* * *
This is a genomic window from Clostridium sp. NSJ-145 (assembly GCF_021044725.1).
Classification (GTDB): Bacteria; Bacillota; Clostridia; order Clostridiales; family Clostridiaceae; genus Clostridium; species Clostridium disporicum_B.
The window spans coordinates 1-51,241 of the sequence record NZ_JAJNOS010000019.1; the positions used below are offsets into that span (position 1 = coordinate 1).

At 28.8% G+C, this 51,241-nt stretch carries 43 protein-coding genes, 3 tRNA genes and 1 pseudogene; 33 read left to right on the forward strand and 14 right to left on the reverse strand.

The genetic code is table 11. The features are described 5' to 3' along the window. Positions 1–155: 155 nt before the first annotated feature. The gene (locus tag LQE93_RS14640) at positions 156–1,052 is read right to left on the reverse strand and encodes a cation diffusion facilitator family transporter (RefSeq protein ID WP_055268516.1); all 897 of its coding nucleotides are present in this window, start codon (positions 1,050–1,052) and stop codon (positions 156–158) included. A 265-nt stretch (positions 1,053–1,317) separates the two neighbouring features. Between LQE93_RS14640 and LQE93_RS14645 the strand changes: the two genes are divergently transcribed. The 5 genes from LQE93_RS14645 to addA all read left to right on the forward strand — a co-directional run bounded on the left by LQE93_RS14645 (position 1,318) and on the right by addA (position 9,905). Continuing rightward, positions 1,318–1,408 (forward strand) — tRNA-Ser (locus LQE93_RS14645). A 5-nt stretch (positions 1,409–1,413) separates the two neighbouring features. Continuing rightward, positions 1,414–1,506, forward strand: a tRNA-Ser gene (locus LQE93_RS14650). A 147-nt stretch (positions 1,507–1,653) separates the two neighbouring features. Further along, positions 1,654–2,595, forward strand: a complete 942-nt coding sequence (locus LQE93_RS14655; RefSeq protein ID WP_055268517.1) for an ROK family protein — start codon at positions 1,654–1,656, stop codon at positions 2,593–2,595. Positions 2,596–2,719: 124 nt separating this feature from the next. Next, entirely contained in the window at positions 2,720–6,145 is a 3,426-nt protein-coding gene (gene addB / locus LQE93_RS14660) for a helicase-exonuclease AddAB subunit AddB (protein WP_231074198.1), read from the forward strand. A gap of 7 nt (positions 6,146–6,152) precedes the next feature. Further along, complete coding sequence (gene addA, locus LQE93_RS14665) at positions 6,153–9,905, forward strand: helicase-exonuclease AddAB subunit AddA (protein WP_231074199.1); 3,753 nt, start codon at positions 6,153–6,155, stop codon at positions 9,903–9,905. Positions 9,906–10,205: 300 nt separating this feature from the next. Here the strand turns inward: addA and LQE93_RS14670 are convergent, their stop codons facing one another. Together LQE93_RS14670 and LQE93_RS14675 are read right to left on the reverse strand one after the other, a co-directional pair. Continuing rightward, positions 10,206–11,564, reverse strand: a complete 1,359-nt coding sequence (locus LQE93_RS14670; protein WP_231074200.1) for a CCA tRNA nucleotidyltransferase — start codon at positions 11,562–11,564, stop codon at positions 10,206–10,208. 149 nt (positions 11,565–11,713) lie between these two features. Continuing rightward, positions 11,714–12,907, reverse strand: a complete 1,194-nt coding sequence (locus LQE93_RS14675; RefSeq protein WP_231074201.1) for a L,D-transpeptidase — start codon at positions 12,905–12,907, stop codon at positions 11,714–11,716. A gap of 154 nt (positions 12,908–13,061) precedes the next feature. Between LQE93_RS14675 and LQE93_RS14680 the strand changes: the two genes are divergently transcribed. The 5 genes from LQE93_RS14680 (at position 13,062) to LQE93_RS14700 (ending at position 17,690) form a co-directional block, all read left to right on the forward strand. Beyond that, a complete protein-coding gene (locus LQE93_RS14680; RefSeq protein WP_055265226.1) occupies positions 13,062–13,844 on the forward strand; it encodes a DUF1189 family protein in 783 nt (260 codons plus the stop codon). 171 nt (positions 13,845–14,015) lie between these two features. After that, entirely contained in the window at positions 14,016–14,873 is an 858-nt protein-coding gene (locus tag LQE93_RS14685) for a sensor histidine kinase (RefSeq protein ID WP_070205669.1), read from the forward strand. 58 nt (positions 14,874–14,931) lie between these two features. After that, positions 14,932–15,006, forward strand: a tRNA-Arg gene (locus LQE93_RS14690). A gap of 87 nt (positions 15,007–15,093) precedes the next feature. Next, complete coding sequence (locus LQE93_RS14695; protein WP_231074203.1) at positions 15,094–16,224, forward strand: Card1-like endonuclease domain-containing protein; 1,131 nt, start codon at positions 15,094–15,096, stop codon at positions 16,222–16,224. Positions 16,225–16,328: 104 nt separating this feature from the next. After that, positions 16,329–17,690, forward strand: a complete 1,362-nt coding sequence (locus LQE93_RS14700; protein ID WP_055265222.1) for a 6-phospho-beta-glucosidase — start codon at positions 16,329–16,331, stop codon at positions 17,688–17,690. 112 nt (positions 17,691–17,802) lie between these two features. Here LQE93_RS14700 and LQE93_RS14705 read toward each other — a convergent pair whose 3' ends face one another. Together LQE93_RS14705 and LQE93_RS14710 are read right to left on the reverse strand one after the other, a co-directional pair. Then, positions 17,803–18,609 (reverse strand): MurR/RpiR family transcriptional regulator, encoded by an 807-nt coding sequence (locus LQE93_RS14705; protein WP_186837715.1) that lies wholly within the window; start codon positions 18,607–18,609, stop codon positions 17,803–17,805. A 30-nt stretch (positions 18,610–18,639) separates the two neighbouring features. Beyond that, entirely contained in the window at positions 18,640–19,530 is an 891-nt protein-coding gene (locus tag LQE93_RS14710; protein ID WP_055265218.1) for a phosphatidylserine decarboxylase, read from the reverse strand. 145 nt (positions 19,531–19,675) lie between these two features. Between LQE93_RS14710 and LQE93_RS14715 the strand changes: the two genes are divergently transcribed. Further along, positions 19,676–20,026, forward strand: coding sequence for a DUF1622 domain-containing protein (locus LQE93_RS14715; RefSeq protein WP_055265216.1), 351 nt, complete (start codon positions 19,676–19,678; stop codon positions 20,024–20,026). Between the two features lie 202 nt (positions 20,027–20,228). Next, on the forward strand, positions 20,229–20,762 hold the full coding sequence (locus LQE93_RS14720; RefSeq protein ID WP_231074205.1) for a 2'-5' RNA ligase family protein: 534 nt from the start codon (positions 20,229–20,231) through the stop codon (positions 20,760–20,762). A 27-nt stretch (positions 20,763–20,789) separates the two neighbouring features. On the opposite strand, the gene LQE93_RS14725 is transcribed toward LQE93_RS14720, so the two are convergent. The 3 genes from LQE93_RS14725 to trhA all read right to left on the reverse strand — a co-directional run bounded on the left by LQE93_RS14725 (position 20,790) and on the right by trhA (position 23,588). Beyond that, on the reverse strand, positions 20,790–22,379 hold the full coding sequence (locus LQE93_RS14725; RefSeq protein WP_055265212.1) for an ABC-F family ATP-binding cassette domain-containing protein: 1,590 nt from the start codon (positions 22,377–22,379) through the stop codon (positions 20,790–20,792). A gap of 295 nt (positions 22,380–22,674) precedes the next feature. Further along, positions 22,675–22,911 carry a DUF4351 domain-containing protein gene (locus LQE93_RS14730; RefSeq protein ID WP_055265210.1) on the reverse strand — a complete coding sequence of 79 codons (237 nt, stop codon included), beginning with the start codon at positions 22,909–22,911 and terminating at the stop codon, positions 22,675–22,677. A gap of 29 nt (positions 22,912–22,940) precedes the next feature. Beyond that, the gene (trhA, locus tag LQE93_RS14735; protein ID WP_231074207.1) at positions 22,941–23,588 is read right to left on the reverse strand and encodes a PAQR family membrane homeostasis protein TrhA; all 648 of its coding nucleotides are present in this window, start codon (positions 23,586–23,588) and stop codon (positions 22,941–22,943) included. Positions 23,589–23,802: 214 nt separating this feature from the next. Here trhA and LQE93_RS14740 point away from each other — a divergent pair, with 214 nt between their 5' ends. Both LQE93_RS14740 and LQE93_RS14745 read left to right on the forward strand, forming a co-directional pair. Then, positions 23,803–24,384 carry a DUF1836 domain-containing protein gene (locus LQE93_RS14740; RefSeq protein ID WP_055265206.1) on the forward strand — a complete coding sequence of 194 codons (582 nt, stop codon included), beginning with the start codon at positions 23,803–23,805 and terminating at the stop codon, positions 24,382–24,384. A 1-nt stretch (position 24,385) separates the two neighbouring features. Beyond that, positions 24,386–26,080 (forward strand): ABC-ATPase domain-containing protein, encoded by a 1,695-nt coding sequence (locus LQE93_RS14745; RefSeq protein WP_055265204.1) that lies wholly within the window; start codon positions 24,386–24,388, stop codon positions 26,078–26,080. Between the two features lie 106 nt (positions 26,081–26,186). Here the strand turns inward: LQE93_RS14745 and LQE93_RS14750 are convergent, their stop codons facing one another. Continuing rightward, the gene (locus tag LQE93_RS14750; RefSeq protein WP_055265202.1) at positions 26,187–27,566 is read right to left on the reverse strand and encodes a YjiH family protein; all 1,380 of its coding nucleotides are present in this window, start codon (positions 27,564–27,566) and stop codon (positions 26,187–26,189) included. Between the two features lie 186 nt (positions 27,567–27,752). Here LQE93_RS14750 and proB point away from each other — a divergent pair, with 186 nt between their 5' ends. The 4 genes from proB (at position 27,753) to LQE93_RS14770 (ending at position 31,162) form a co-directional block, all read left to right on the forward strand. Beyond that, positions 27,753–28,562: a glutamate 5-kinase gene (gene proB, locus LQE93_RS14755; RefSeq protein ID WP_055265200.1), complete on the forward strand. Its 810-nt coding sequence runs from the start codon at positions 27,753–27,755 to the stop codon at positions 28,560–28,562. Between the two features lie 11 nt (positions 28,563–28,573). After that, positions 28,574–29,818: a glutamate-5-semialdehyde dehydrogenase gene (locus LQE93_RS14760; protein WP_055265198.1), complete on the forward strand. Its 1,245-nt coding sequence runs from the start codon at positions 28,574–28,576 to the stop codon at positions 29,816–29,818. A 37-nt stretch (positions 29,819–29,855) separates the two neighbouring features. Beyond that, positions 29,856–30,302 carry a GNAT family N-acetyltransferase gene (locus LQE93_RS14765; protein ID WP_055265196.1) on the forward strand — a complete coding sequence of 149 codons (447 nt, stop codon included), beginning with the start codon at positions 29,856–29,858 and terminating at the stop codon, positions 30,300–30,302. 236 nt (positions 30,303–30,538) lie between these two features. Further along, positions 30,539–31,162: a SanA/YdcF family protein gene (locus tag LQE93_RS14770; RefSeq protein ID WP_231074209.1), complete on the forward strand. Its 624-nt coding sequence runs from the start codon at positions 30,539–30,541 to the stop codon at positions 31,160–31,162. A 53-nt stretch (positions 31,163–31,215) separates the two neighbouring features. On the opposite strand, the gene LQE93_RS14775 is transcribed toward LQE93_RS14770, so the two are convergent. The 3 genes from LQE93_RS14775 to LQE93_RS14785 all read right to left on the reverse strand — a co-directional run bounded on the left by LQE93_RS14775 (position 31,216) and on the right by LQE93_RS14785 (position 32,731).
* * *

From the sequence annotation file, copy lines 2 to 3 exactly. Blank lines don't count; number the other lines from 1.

Classification (GTDB): Bacteria; Bacillota; Clostridia; order Clostridiales; family Clostridiaceae; genus Clostridium; species Clostridium disporicum_B.
The window spans coordinates 1-51,241 of the sequence record NZ_JAJNOS010000019.1; the positions used below are offsets into that span (position 1 = coordinate 1).